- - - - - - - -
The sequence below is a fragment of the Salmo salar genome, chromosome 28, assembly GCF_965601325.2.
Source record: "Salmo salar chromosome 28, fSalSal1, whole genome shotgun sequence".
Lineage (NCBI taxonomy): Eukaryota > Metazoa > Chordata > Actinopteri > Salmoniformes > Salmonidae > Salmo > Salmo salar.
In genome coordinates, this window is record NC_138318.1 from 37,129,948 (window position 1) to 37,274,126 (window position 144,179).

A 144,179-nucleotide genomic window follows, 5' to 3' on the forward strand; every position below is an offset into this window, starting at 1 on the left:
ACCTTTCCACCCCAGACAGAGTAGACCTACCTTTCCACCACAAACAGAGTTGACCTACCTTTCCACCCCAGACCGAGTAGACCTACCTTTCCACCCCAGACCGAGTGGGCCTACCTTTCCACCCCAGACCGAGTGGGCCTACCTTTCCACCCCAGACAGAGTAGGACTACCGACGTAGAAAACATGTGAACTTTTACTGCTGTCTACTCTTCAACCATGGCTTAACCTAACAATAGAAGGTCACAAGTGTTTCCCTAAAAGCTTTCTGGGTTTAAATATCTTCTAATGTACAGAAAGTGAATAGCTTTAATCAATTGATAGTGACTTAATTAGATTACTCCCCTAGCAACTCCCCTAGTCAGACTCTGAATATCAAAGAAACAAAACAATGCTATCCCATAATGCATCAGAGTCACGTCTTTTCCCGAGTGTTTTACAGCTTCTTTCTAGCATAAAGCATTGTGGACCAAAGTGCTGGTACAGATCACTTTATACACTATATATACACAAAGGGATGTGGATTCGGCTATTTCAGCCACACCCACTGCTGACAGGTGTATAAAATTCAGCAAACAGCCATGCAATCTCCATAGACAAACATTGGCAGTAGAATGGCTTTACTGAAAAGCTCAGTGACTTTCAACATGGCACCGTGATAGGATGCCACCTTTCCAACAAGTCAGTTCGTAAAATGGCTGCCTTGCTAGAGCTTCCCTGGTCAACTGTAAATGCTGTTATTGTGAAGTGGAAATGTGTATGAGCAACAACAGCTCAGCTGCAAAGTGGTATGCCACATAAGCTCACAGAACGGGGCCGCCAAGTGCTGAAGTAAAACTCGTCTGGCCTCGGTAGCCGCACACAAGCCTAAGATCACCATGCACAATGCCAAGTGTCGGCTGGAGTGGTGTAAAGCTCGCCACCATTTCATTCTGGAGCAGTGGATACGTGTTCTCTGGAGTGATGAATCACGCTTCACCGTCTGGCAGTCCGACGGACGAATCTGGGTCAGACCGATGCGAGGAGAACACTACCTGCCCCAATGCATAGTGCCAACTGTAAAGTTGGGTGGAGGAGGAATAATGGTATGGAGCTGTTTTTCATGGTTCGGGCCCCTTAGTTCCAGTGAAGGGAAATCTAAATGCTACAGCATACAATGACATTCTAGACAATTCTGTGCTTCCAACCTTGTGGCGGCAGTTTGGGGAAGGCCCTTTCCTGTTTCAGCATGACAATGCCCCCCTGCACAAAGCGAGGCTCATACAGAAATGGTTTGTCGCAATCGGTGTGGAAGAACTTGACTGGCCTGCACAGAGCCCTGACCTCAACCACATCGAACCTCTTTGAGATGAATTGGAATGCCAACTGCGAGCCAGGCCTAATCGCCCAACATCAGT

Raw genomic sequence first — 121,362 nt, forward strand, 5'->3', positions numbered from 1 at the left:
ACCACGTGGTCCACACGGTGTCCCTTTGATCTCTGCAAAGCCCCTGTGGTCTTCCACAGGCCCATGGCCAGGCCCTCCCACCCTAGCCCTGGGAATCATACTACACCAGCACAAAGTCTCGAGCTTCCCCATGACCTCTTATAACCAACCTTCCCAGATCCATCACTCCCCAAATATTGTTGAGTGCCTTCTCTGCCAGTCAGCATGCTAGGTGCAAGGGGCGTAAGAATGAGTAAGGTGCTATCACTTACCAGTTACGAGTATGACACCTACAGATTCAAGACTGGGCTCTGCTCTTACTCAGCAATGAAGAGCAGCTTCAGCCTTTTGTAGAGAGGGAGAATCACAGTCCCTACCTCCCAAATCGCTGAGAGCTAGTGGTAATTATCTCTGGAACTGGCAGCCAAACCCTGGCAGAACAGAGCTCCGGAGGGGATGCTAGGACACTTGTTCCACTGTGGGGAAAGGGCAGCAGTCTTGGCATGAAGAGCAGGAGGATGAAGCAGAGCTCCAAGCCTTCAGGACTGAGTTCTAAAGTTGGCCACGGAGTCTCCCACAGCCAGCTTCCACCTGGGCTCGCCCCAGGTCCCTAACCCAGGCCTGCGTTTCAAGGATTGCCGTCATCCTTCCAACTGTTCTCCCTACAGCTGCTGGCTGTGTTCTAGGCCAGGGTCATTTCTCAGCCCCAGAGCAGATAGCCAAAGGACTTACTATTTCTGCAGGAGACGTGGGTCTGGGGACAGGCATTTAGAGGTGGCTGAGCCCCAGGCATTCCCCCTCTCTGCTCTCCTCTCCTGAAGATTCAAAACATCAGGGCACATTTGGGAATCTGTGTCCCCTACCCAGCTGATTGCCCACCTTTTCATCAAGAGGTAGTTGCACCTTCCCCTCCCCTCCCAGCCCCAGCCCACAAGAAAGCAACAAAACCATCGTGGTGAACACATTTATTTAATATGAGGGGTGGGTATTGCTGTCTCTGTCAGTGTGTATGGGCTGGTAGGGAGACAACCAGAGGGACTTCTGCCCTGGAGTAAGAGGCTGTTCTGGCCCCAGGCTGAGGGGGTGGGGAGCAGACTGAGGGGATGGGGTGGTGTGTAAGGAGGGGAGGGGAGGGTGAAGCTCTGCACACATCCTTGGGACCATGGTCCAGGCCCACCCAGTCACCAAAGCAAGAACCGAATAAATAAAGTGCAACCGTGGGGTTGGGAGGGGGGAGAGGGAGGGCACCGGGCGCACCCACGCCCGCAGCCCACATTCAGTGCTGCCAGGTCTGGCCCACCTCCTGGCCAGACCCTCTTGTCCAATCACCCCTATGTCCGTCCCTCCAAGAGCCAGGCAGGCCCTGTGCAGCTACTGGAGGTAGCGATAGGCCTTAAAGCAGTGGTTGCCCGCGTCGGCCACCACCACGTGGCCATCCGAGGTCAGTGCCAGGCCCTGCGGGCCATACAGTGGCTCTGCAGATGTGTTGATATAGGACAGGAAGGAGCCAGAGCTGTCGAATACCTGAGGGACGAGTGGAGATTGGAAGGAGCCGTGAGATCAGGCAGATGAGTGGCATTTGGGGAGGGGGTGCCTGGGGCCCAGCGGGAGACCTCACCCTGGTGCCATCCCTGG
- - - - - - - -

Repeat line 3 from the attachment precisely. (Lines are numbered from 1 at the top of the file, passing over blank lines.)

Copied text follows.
Lineage (NCBI taxonomy): Eukaryota > Metazoa > Chordata > Actinopteri > Salmoniformes > Salmonidae > Salmo > Salmo salar.